Arcade Fire: “Reflektor”
This is the first entry in which I get to write about Arcade Fire. In many ways, this is a moment for which I have been waiting for a long time. On the other hand, I have been waiting and biding my time for a specific reason: no way was this tiger going to opine about Arcade Fire until he heard what James Murphy’s production would do for them. My relationship with this Montréal band is clouded by none of the patriotic obligations of my Canadian editor, and my personal (tigernal?) detachment from most indie rock means that I don’t normally follow this band very closely. James Murphy, another artist robed in indie press acclaim, was an object of my suspicion for a long time. My discover of how subversively sensual his music is, and his collaboration with Gorillaz and André 3000 on “DoYaThing” both conspired to confound my expectations of him. Arcade Fire, the standard-bearer of cinematic post-U2, mid-2000s rock bands, has not had its own reevaluation. To me, they are still a largely sexless arena rock band fronted by a male vocalist who drives me to kill helpless creatures. Plus he’s not Canadian, so even my editor can’t defend him despite his patriotic obligation.
What made me put off ragging on these accomplished musicians just for James Blake? Mainly, it was one of the songs from their last album, The Suburbs, that I thought was genuinely great. “Sprawl II (Mountains Beyond Mountains)” showed me two things:
1. If the band could get off its addiction to crescendos, it would be much better.
2. They should be a dance band, for goodness’ sake!
Tense build-ups to staggering crescendos can only work for me if you build your entire band around them–see Godspeed You! Black Emperor–or are otherwise more creatively varied and less milquetoast than Arcade Fire. This kind of approach is an easy emotional short-circuit, a way to evoke emotions your music probably doesn’t deserve. See: Coldplay and their banjo-toting clones in Mumford and Sons. That said, “Sprawl II” shows what a great house beat might do for the band. It’s much closer to proper body music than anything else on that album, and in that way far more effective in its grandiosity. Combining the spectacle-driven overreach of a song like that with James Murphy’s production, I reasoned, and you might finally get a whole album I find more than merely palatable. An Arcade Fire that is more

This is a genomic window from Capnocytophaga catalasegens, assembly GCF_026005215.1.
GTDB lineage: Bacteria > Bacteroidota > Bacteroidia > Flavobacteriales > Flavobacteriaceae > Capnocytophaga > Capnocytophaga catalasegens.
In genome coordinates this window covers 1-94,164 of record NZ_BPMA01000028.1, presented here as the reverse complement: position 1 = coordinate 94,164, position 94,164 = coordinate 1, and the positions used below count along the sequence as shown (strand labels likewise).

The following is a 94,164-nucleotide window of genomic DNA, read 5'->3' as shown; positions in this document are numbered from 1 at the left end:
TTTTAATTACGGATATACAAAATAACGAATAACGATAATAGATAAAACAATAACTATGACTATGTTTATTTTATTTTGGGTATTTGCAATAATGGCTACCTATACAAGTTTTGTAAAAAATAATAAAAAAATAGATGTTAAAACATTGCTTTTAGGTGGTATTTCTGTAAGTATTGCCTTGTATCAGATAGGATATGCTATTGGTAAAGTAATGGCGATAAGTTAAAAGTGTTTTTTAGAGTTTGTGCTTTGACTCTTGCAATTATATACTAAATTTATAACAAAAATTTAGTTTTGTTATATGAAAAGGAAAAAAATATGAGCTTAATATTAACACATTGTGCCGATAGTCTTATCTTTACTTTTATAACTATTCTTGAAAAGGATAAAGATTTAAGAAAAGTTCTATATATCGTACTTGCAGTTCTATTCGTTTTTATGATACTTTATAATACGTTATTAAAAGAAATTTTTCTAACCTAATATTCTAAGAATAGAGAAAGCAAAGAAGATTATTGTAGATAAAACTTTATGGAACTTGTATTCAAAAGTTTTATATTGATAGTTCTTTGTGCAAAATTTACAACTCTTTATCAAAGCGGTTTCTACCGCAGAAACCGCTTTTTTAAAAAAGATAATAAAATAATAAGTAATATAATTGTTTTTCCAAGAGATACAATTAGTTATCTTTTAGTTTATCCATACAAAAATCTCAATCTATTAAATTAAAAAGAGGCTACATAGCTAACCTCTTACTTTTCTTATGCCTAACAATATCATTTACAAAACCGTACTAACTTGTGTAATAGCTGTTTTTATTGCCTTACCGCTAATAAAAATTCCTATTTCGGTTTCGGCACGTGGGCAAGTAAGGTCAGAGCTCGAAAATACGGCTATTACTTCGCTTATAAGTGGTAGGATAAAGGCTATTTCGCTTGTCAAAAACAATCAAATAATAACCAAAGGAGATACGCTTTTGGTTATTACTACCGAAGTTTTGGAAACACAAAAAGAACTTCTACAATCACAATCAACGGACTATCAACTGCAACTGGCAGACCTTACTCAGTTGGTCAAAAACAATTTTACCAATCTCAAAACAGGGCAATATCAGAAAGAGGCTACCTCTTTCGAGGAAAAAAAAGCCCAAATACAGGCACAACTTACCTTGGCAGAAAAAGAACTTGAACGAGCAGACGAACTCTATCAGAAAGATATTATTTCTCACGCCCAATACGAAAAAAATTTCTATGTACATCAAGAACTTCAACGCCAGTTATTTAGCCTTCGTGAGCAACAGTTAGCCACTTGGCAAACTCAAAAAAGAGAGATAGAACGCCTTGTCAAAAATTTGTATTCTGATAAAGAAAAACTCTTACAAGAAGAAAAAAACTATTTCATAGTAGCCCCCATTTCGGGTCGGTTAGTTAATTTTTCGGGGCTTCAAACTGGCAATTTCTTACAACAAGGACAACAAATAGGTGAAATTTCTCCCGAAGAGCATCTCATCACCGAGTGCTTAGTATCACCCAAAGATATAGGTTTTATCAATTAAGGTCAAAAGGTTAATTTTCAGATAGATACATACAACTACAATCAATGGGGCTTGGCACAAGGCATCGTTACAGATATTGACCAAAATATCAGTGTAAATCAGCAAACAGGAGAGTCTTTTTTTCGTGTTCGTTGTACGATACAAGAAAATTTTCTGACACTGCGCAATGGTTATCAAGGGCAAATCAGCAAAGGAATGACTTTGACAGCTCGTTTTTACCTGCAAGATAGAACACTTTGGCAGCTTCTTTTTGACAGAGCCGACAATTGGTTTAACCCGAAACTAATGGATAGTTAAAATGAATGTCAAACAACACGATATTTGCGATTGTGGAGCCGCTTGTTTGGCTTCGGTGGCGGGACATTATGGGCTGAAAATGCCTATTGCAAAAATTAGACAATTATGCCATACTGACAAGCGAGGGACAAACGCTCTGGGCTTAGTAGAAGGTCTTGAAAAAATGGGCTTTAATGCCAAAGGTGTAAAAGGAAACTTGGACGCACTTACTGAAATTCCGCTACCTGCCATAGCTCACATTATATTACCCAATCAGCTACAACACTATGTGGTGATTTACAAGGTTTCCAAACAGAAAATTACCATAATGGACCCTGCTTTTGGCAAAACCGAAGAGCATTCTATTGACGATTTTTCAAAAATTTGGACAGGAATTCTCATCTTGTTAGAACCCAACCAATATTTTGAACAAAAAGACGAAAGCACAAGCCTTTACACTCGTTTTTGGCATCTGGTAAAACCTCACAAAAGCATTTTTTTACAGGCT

Would be a gigantic improvement in my eyes. Plus keep Win Butler away from the microphone, or any recording equipment whatsoever. That last one was always going to be unlikely, but tiger wishes are supposed to be especially potent. But! Now we have the first single from the band’s new album, Reflektor, and it so happens to be the title track.
Its opening, a shower of distorted piano segueing into a techno track, shows some initial promise. That techno part sticks around, forming the skeleton of the entire song. Horn sections feature prominently, and Win Butler and Régine Chassagne (the good vocalist) harmonize a fair bit, which is certainly more pleasant than Butler’s plaintive, grating cries standing alone. Most of the familiar Arcade Fire elements are at work here, though I have to admit they sound much better against Murphy’s production. It’s still overblown, lacking in nuance, and earnest in a way that tries to be reflective but usually ends up just being sterile. That said, you can dance to it, and the substitution of a feverish pulse for the more stately rock the band usually employs makes all the difference here. “Reflektor” works well, and it makes a case for this new album being at least a noteworthy evolution in the band’s output. That, at least, is worth celebrating, even if the song isn’t quite strong enough to make me change my mind about its creators.